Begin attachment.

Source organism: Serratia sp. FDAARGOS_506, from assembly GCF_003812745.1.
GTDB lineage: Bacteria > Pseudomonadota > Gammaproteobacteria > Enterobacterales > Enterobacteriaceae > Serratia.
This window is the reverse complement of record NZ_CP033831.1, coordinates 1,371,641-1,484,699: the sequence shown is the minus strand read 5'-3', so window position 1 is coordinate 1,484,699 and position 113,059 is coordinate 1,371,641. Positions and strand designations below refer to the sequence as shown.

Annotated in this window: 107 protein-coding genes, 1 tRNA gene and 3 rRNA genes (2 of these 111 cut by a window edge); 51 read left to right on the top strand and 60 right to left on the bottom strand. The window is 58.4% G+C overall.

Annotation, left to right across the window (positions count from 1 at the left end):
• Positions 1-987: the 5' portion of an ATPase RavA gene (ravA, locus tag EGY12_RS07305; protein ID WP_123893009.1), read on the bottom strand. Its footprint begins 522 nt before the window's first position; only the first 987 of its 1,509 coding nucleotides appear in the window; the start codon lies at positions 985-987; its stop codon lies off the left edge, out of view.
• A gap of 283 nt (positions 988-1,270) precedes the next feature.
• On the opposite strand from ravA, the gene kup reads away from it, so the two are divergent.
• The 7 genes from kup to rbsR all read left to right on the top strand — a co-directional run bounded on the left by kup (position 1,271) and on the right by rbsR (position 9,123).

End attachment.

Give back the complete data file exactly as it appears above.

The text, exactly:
Source organism: Serratia sp. FDAARGOS_506, from assembly GCF_003812745.1.
GTDB lineage: Bacteria > Pseudomonadota > Gammaproteobacteria > Enterobacterales > Enterobacteriaceae > Serratia.
This window is the reverse complement of record NZ_CP033831.1, coordinates 1,371,641-1,484,699: the sequence shown is the minus strand read 5'-3', so window position 1 is coordinate 1,484,699 and position 113,059 is coordinate 1,371,641. Positions and strand designations below refer to the sequence as shown.

Annotated in this window: 107 protein-coding genes, 1 tRNA gene and 3 rRNA genes (2 of these 111 cut by a window edge); 51 read left to right on the top strand and 60 right to left on the bottom strand. The window is 58.4% G+C overall.

Annotation, left to right across the window (positions count from 1 at the left end):
• Positions 1-987: the 5' portion of an ATPase RavA gene (ravA, locus tag EGY12_RS07305; protein ID WP_123893009.1), read on the bottom strand. Its footprint begins 522 nt before the window's first position; only the first 987 of its 1,509 coding nucleotides appear in the window; the start codon lies at positions 985-987; its stop codon lies off the left edge, out of view.
• A gap of 283 nt (positions 988-1,270) precedes the next feature.
• On the opposite strand from ravA, the gene kup reads away from it, so the two are divergent.
• The 7 genes from kup to rbsR all read left to right on the top strand — a co-directional run bounded on the left by kup (position 1,271) and on the right by rbsR (position 9,123).